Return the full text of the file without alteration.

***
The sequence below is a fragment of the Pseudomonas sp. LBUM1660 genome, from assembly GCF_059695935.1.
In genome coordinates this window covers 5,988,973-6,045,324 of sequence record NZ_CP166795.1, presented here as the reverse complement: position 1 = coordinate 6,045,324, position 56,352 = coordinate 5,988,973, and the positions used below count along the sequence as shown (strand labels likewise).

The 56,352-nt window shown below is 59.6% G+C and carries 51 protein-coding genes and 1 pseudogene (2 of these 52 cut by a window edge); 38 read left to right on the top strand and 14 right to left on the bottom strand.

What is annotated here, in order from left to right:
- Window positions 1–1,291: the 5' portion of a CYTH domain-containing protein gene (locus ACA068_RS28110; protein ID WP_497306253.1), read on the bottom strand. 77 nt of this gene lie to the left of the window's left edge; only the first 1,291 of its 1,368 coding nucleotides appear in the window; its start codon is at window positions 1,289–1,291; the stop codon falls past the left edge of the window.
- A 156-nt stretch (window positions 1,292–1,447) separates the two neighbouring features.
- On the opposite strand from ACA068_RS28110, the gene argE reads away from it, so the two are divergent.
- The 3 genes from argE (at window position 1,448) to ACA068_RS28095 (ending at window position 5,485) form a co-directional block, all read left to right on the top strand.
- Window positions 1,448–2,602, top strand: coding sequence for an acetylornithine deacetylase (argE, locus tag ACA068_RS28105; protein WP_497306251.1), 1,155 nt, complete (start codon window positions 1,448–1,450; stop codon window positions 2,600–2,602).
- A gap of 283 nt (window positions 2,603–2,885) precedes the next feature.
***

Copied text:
The sequence below is a fragment of the Pseudomonas sp. LBUM1660 genome, from assembly GCF_059695935.1.
In genome coordinates this window covers 5,988,973-6,045,324 of sequence record NZ_CP166795.1, presented here as the reverse complement: position 1 = coordinate 6,045,324, position 56,352 = coordinate 5,988,973, and the positions used below count along the sequence as shown (strand labels likewise).

The 56,352-nt window shown below is 59.6% G+C and carries 51 protein-coding genes and 1 pseudogene (2 of these 52 cut by a window edge); 38 read left to right on the top strand and 14 right to left on the bottom strand.

What is annotated here, in order from left to right:
- Window positions 1–1,291: the 5' portion of a CYTH domain-containing protein gene (locus ACA068_RS28110; protein ID WP_497306253.1), read on the bottom strand. 77 nt of this gene lie to the left of the window's left edge; only the first 1,291 of its 1,368 coding nucleotides appear in the window; its start codon is at window positions 1,289–1,291; the stop codon falls past the left edge of the window.
- A 156-nt stretch (window positions 1,292–1,447) separates the two neighbouring features.
- On the opposite strand from ACA068_RS28110, the gene argE reads away from it, so the two are divergent.
- The 3 genes from argE (at window position 1,448) to ACA068_RS28095 (ending at window position 5,485) form a co-directional block, all read left to right on the top strand.
- Window positions 1,448–2,602, top strand: coding sequence for an acetylornithine deacetylase (argE, locus tag ACA068_RS28105; protein WP_497306251.1), 1,155 nt, complete (start codon window positions 1,448–1,450; stop codon window positions 2,600–2,602).
- A gap of 283 nt (window positions 2,603–2,885) precedes the next feature.